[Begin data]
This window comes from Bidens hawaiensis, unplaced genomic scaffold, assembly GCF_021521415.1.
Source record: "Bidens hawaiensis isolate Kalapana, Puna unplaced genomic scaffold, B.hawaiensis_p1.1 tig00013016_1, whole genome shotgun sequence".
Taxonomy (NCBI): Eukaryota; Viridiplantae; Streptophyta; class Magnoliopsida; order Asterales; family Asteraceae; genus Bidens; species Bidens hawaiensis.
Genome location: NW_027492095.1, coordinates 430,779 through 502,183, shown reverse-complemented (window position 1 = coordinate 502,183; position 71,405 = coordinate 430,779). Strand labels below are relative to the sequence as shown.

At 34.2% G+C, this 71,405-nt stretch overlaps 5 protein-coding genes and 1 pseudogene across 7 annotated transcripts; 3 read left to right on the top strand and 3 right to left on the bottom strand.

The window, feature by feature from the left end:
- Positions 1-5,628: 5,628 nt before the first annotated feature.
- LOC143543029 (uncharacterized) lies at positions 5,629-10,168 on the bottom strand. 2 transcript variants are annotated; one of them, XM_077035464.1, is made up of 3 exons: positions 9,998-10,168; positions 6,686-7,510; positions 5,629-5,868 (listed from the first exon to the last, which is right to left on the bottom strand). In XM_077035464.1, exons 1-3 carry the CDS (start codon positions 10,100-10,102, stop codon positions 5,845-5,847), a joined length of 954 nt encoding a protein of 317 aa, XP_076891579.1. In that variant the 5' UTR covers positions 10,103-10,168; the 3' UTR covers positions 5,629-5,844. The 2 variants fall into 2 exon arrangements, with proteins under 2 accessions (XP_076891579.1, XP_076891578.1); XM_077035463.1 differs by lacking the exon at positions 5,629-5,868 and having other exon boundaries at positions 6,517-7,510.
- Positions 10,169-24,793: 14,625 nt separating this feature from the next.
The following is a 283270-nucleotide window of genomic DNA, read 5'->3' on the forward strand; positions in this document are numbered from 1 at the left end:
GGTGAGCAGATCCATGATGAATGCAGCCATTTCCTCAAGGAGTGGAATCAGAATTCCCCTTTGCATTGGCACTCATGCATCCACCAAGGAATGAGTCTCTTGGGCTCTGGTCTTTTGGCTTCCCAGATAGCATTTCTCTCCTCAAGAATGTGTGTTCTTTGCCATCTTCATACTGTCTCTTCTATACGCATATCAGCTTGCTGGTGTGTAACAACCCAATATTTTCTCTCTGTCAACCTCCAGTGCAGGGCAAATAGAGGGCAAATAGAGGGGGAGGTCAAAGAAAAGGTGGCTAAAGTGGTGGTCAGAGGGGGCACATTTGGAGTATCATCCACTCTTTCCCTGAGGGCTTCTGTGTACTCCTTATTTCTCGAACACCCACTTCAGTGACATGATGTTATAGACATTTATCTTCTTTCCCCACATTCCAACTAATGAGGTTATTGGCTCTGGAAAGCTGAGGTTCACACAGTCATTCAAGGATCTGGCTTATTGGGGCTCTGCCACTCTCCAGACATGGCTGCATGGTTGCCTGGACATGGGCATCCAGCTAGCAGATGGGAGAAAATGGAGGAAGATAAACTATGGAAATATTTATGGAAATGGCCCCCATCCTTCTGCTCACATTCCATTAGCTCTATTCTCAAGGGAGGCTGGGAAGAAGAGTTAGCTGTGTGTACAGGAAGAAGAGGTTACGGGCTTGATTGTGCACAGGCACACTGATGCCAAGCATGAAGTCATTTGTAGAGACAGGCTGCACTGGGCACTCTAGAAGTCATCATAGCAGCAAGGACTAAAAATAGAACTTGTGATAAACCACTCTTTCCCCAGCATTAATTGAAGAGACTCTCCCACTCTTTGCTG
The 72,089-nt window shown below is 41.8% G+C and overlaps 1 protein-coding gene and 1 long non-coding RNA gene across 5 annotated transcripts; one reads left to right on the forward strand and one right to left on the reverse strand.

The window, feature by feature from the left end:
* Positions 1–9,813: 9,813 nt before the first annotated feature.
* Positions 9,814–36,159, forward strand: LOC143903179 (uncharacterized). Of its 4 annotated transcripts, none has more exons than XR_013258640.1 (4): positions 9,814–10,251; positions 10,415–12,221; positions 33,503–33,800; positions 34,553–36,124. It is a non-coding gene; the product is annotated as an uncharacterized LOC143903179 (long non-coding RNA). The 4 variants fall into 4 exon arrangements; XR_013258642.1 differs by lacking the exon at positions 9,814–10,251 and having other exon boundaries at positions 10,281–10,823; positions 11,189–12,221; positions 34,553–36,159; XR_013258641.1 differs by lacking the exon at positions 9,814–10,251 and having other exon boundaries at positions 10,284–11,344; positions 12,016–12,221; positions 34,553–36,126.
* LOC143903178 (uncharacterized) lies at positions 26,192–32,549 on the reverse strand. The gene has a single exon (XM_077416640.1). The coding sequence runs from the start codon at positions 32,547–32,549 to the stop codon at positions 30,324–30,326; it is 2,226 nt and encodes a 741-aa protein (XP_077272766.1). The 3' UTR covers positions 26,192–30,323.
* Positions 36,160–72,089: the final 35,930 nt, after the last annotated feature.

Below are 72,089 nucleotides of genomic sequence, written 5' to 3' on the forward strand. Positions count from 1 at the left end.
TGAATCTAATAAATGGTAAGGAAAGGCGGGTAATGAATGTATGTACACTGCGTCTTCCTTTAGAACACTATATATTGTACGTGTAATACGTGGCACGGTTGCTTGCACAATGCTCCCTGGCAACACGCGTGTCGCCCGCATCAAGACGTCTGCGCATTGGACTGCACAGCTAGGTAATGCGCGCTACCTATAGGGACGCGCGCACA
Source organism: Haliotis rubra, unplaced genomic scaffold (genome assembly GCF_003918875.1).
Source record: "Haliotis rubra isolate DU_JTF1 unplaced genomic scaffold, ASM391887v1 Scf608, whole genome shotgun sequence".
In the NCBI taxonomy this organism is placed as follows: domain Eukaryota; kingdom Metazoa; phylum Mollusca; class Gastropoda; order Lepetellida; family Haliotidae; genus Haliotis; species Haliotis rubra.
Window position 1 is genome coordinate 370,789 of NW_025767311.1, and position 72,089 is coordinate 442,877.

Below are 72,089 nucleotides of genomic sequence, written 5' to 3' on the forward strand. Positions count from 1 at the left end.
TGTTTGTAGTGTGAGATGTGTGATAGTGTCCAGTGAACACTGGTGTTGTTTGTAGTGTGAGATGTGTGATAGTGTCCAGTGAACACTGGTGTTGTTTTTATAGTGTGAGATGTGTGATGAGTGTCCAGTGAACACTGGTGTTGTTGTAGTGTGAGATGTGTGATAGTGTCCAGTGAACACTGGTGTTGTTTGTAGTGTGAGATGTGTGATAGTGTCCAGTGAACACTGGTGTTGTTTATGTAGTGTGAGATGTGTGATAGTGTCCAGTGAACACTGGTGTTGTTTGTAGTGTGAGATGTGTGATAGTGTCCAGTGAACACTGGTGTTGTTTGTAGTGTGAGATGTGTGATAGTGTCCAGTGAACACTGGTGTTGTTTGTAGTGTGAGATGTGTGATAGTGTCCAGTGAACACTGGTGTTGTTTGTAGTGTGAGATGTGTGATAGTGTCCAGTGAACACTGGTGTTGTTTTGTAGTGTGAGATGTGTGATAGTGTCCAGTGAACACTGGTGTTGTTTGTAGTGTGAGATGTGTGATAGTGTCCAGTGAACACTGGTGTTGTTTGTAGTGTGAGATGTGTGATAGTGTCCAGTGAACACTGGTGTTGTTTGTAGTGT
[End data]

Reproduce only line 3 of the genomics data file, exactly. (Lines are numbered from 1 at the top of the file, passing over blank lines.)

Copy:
Taxonomy (NCBI): Eukaryota; Viridiplantae; Streptophyta; class Magnoliopsida; order Asterales; family Asteraceae; genus Bidens; species Bidens hawaiensis.